To some readers this list will be well-known and received with a shrug. To others it will seem outlandish. I have spent time with the history of these and many other models and am unfazed by them. They do something, and that something can be useful when considering some kinds of questions, but not many. (Indeed, by the 1990s, most research was moving away from such big models because they weren’t very helpful. Economists focused instead on narrow modeling of narrow problems, often called Applied Microeconomics.) The questions they cannot answer are among the most essential to considering climate change. Here are a few key questions Nordhaus doesn’t and Schelling didn’t answer (Schelling died in 2016 at age 95):

How should we value the non-trivial and rising probability that very big, very bad changes happen? If we assign a 10% chance to billions of people starving and wars in virtually every part of the globe over scarce resources, shouldn’t we be willing to pay a high price now? If you were told that you had a choice to play Russian Roulette with our hospitable planet, would you fuss over exactly how many chambers the gun had? The models say that a gun with one bullet is the same as a gun with none because the most likely outcome in both cases is survival.

Under what circumstances do we think that massive migration might be triggered? Schelling, who often sees the world as a negotiation, says it’s hard to imagine rich countries actually caring enough about the poor, tropical, and desert countries to do anything. Plus, other economic models predict that rich countries will be even better off because of climate change since places like Scandinavia and New England will be warmer. Residents of hot places are likely to suffer, but in all economic models the unfortunate sit there and take it. Is that realistic? If not, what price should we assign to preventing mass migration? Will Sweden really have a 29% boost to GDP from warmer weather when tens or hundreds of millions of migrants are coming from the Middle East and Africa?

What about Florida, Arizona, and Texas? Tens of millions of people live in these states, and many of them left places like Michigan, Wisconsin, and Minnesota to have a more pleasant climate. Will the climate make hot, wet, southern places unlivable, and perhaps uninsurable? When will banks stop offering 30-year mortgages in coastal properties? Will the owners of those homes be compensated? If they are owed compensation, who should pay it? People who did not move to risky climates?

Note that the people moving north (or into South Africa, the only temperate country in Africa) will not be “refugees” but “migrants” as they will be looking for a new place to live. Schelling casually argues in a number of places that whole societies have moved or been nomadic before, so that’s nothing new. I have bad news for people who find solace in such lazy economic thinking. Economic history tells us unambiguously that lasting wealth only happens through investment in institutions, people, and structures, all of which depend on big groups of people staying in place and sharing long periods of stability, good civic norms, and clear, well-enforced property rights. Nomads had only the wealth they could carry and did not have smooth, rising incomes. Nomads have neither libraries nor laboratories. They lived in small numbers in vast areas with few other people. As Woodwell noted in 1988, civilization was built on stable climates.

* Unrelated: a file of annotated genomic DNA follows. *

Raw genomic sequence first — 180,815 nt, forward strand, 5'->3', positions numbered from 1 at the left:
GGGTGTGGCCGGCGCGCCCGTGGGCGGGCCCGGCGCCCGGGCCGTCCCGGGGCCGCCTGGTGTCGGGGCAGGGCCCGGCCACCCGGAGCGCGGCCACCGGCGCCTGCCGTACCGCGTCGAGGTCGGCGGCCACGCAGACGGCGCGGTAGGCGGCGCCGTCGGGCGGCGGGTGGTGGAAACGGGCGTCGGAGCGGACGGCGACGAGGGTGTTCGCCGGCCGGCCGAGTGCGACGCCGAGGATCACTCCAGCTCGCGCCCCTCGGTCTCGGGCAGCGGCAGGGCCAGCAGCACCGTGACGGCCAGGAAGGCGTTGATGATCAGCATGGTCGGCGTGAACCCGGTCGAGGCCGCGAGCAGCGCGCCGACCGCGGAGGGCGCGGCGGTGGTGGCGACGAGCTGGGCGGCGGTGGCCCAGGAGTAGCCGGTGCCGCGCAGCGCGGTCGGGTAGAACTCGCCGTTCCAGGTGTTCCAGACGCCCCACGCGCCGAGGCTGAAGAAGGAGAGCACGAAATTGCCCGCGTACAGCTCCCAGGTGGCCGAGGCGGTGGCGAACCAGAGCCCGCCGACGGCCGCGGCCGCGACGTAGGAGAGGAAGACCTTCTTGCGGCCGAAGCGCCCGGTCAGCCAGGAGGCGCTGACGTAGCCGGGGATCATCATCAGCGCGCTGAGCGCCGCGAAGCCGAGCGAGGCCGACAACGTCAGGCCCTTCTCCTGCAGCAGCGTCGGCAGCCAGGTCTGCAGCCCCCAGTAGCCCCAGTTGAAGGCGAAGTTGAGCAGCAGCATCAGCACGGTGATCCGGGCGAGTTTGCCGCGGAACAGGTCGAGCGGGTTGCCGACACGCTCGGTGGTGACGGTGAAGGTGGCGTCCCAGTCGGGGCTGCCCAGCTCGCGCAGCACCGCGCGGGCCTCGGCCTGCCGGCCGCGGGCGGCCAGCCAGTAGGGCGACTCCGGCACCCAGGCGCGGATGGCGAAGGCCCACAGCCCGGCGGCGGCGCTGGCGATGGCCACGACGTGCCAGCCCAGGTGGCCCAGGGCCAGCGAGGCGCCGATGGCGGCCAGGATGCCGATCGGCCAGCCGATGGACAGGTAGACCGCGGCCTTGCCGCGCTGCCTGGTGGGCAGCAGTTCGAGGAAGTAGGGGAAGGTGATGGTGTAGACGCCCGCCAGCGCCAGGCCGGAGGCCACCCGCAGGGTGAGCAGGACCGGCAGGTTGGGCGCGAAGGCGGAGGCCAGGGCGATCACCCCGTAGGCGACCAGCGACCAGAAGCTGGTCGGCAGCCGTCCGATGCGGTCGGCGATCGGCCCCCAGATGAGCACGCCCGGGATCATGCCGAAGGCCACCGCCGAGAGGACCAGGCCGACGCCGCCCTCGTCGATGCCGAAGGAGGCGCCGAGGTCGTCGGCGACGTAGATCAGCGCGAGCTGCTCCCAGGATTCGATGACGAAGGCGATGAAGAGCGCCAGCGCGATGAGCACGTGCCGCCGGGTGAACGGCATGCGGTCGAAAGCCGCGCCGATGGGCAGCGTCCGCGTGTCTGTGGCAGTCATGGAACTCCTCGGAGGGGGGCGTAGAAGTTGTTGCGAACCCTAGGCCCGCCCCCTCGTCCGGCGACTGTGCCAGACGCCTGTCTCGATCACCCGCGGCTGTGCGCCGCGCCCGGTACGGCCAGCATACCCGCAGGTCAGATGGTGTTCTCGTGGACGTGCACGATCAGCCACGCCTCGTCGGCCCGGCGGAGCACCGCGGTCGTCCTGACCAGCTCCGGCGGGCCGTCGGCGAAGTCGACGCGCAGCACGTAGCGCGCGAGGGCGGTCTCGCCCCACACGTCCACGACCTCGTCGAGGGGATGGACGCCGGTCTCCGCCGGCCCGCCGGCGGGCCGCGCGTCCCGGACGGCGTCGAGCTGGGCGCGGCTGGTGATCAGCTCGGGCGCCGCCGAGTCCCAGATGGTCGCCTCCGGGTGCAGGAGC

A stable climate allows humans to multiply and settle. The record over time of Greenland’s ice core temperature fluctuation and stabilization is indicative of the gobal stabilization of temperatures within the last 10,000 years. // data: Alley, R.B. 2004. GISP2 Ice Core Temperature and Accumulation Data. IGBP PAGES/World Data Center for Paleoclimatology Data Contribution Series #2004-013. NOAA/NGDC Paleoclimatology Program, Boulder CO, USA.

Is a nice day really worthless? Not long ago I went to see a former classmate who is now a well-known professor of economics at MIT. I told him that I was dedicating myself to climate change. “Why?” he asked, truly puzzled. I told him I had started working on it and found the topic fascinating, beautiful, tractable, and absolutely urgent. “Why aren’t you interested?” I asked him. He said that it didn’t seem like a big deal, some things might get better, others would get worse, that the science had a lot of uncertainty… I then asked him if he didn’t worry about leaving an unhealthy, dangerous planet to his children. His answer should make Nordhaus proud, “We are leaving them the entire stock of human knowledge. It’s a gift they didn’t do anything for. So what if we leave them a bit less of something else like climate?”